American engineering giant KBR is best known in WA as a builder of hydrocarbon projects like Chevron's Gorgon LNG, but its diversity will help KBR ride out the crash in oil and gas prices.
KBR chief development and digital officer Greg Conlon told Boiling Cold most of KBR's about 1500-strong Australian workforce is in its government solutions business supporting the Defence Department.
KBR is in a joint venture to develop the Federal Government's Naval Shipbuilding College to prepare WA and SA workers for 40 years of support to the Royal Australian Navy.
"We're still very active in LNG, were still very active in energy solutions," Conlon said from his Melbourne base.
Conlon said KBR's energy clients were typically deferring projects, not cancelling them.
"We're seeing customers have a longer cycle to funding their projects."
KBR is involved in two WA LNG projects that have been pushed back in recent months: Woodside's Browse to North West project and Shell's development of the Crux field to supply its Prelude floating LNG facility.
KBR's energy solutions division will handle the oil price collapse better than it would have done in the past as it has expanded beyond standard hydrocarbon production and is taking on less risk in construction projects.
Conlon said KBR thought the energy market was transforming.
"The great companies out there are going to be very considered about how they engage and how they ensure this industry has a future," Conlon said.
"We have an active and defined strategy around sustainable technologies...we are developing and selling process technology which fundamentally reduces carbon footprint or brings new disruptive solutions to the market."
"We're very active in the hydrogen and green ammonia conversations," Conlon said, adding that KBR was working on prospects in Australia.
"In the same way that KBR evolved in LNG, we see a similar transition with gas and the other greener solutions beyond gas…so I'm less fearful of the industry surviving and more excited about the industry changing shape."
Taking on less project risk
KBR has "actively moved away" from lump-sum engineering and procurement contracts, according to Conlon.
KBR suffered financially from its 30% interest in the JKC joint venture that built the Inpex-led Ichthys LNG plant in Darwin.
JKC had to deliver the combined cycle power plant for a fixed price, but the construction went into disarray when JKC's subcontractor walked away from the contract in early 2017.
The joint venture is now seeking to recover $US1.8 billion from its power plant subcontractors, according to a recent KBR filing with the US Securities and Exchange Commission.
JKC is also in dispute with Inpex on its profit fee, payments for scope changes for areas of the project that were not fixed-price, and responsibility for faulty painting and insulation.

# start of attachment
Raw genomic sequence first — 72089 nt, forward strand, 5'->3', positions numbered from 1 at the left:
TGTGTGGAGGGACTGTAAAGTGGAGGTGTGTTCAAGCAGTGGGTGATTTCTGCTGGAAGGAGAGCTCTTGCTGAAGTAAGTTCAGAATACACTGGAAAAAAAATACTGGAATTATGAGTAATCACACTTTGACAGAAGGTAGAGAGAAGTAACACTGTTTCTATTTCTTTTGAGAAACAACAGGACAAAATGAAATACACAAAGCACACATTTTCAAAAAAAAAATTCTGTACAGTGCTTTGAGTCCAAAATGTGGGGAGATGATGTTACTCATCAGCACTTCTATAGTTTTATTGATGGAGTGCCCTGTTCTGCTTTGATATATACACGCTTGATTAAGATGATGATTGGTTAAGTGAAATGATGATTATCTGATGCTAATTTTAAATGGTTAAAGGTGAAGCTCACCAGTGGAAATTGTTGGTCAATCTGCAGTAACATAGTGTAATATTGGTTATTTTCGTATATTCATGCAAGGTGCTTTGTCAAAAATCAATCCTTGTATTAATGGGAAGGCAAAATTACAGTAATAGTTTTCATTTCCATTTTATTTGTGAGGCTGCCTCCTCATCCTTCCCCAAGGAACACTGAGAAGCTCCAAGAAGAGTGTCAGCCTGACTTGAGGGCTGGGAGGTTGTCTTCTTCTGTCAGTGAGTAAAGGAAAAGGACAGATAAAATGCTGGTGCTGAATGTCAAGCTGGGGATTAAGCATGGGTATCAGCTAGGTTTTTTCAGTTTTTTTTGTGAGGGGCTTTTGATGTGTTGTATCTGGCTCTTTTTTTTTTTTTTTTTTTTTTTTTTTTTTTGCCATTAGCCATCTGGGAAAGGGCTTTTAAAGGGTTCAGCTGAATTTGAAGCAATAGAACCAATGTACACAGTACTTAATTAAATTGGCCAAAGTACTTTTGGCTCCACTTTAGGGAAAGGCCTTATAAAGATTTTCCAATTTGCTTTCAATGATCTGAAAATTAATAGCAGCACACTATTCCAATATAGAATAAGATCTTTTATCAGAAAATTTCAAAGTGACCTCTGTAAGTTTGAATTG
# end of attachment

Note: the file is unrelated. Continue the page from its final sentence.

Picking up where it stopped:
"One of the reasons we have moved away from lump-sum EPC is the price you bid is never the price the customer pays," Conlon said.
The ex-Worley engineer is optimistic about the future but knows it will be vastly different from the industry pre-COVID-19.
"The simple reality is we know the market is going to come under some challenge," Conlon said.
"We've got a concern about the culture that may be developing."
"Our fear is that competitors will take risk in this environment to secure work and that customers might actually take advantage of that."
Woodside chief executive Peter Coleman is one customer who recently signalled a push to bring down the cost of its Browse LNG project with a tougher approach to contractors.
"Once we get out of this COVID-19 situation we'll be able to go back to the contractors and get them to sharpen their pencils again," Coleman told Woodside's annual general meeting in April.
KBR is understood to have recently laid off about 40 engineers in Perth who worked on conceptual studies for oil and gas developments, including Browse and Crux.
"Browse was being implemented between Perth and Leatherhead (UK) so it was a global project being delivered into WA," Conlon said.
"Both those teams have ramped down as the project has been deferred."
A new way of working
Conlon is responsible for KBR's global business development and its digital strategy. The latter role gave him a view of the giant company's response to COVID-19.
"We were lucky that we had a significant presence in South Korea and China that really meant we were an early participant," Conlon said.
"We transitioned (to working from home) over 90% of the firm in a matter of weeks and have maintained pretty high productivity levels."
Conlon does not believe KBR will deliver projects in the same way after COVID-19.
"We do not think we will go back to the old practices.
"We're very open that we are reimagining the way we will be delivering projects."
Main Image: Greg Conlon. Source: KBR